Making sure your net worth is diversified can help prepare you for the next four years, said Carla Dearing, CEO of online Sum180. "A lot of people haven't really thought about: 'Do I have each of the pieces covered like sophisticated investors do? Do I have a nice mix?'" she said.
In other words, do you have a variety of assets — such as a home, retirement account and investment account — or just one? Dearing said she worked with a woman who runs a real estate company, and her only assets were the company and her home. She was working hard to pay down her real estate debt and not putting money into any other assets.
Dearing advised her to increase her investment portfolio to become more diversified and guard against downturns in the real estate market. "Make sure you're really crisis-proof," she said. "Have a broad and appropriate mix depending on your age."
Focus on Creating Income
To improve your financial future, focus on generating more income the next several years, Dearing said. Doing so will help your finances regardless of what happens under the Trump administration.
The key is to create a stream of income that can help boost retirement savings or help cover expenses when you're in retirement. One way to do this is by investing in rental properties, she said.
Or, take advantage of the property you own to generate income. For example, rent out a room in your house through Airbnb. Dearing said she had a client who rented a portion of her property to a neighboring horse stable for grazing land and created $500 in extra income per month.
"These are things you can do tangibly to make your situation stronger," she said.
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Pay Off Credit Cards Quickly
It's never a good idea to have credit card debt, Dearing said. If you have such debt, you should feel more pressure now than normal to pay off what you owe as quickly as possible.
For starters, the average annual percentage rate on credit cards has hit an all-time high, according to recent news reports. Variable credit card interest rates might continue to rise if — among other reasons — the Federal Reserve continues to raise the target federal funds rate, as it did in December.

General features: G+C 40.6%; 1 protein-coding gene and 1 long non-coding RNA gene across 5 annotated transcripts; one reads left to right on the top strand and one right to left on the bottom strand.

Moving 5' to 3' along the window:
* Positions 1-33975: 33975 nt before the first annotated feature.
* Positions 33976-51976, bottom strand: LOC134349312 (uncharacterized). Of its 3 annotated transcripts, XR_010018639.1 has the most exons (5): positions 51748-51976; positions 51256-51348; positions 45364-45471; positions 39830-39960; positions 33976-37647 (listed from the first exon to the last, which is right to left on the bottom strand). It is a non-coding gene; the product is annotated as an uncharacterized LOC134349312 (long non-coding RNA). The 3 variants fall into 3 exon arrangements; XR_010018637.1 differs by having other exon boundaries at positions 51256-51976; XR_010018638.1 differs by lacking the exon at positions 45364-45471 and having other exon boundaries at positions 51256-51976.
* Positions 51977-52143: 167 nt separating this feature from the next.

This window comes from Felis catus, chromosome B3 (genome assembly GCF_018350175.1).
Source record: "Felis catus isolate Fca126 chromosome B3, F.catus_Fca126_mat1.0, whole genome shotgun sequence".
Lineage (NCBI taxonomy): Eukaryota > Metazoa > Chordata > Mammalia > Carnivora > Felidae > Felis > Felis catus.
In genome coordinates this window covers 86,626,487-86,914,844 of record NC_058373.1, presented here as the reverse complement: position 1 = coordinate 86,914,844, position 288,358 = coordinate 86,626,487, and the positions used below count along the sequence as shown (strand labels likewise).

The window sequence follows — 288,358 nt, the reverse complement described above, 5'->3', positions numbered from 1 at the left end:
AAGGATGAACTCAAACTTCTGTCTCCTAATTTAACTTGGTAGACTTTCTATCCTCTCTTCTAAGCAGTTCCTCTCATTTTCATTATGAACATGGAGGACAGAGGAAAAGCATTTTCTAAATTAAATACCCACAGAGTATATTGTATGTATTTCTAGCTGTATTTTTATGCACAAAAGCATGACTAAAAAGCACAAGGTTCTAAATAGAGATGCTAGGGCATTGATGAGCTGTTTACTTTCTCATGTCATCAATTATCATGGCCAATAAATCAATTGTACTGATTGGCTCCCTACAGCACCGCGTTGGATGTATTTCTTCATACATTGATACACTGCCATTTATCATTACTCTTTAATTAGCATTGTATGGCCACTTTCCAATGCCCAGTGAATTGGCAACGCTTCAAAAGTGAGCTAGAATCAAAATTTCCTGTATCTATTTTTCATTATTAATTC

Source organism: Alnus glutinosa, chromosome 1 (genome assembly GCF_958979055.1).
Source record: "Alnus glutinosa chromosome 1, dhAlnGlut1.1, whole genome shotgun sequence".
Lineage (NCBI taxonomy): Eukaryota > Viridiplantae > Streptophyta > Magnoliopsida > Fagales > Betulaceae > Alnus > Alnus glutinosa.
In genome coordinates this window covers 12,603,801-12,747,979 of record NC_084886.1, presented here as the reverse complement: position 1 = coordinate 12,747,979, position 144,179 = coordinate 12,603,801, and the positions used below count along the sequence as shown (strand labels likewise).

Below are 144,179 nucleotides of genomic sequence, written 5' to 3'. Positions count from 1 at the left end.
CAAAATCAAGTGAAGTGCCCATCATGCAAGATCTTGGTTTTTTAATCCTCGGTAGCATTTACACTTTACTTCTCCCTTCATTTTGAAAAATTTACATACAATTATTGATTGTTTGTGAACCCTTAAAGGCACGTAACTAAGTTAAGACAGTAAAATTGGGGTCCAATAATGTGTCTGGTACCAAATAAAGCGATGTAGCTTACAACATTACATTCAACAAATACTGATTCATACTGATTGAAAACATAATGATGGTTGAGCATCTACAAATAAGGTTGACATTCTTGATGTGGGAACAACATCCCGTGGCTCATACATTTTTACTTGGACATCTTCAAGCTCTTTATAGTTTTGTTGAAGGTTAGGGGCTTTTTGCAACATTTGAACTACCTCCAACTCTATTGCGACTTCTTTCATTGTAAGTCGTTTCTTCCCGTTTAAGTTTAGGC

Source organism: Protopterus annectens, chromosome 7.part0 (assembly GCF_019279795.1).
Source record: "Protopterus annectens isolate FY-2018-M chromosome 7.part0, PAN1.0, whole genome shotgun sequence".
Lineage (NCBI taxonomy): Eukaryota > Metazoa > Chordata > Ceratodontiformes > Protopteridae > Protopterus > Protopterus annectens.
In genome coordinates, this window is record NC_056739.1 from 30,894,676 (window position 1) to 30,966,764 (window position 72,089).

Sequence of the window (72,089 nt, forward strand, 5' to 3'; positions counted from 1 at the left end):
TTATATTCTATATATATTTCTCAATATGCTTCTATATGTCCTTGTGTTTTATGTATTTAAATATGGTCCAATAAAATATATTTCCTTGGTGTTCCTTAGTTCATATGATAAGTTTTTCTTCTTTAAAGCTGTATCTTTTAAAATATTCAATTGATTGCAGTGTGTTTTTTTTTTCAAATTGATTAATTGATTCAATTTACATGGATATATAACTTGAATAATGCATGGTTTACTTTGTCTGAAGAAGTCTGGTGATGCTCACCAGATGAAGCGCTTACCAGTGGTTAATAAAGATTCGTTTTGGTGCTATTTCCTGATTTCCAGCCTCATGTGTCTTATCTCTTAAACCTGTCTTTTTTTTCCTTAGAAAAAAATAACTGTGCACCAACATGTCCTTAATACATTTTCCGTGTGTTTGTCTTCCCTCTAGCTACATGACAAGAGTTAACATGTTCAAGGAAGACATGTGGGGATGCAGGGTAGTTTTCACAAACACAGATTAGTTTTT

Plus, consumers shouldn't rule out the possibility that the Trump administration might lift restrictions that limit interest rate hikes on credit cards, Dearing said. "If the protections are loosened, the people who have credit card debt will be in trouble," she said.
Focus on paying down your highest interest rate card first to reduce the total amount you have to pay over time. Then move onto the card with the next-highest rate. If possible, transfer balances to a low-rate or zero-rate APR card and pay off what you owe before the introductory rate period ends.
Don’t Rush Into Borrowing
If you're thinking of borrowing, this could be your last chance to do so at historically low interest rates. "The idea that Trump will be more business friendly and thus provide a better economic climate has pushed rates up already," Diem said.
If you have excellent credit, you still can get a mortgage loan with a 4 percent interest rate and even lower new car loan rates, he said.
However, don't rush into borrowing money just because you're worried interest rates will rise, Corso said. If you weren't already planning to get a loan to buy a home — or to make improvements to your home or for another large purchase — now is not the time to get one, he said. Borrowing money should be a decision based on your financial situation, not the interest-rate environment.
Wait and See on Taxes
Trump's proposed tax plan would reduce tax rates, increase the standard deduction and cap itemized deductions, according to an analysis by the Tax Policy Center. However, it's still just a plan.
"It would be foolish to do something today based on what you think might happen to the tax code," Corso said. Before making your own tax plans for the next four years, wait to see which changes are enacted, he said.
"There have always been all kinds of proposals, but you'd make yourself dizzy and sick to react to proposals," Corso said.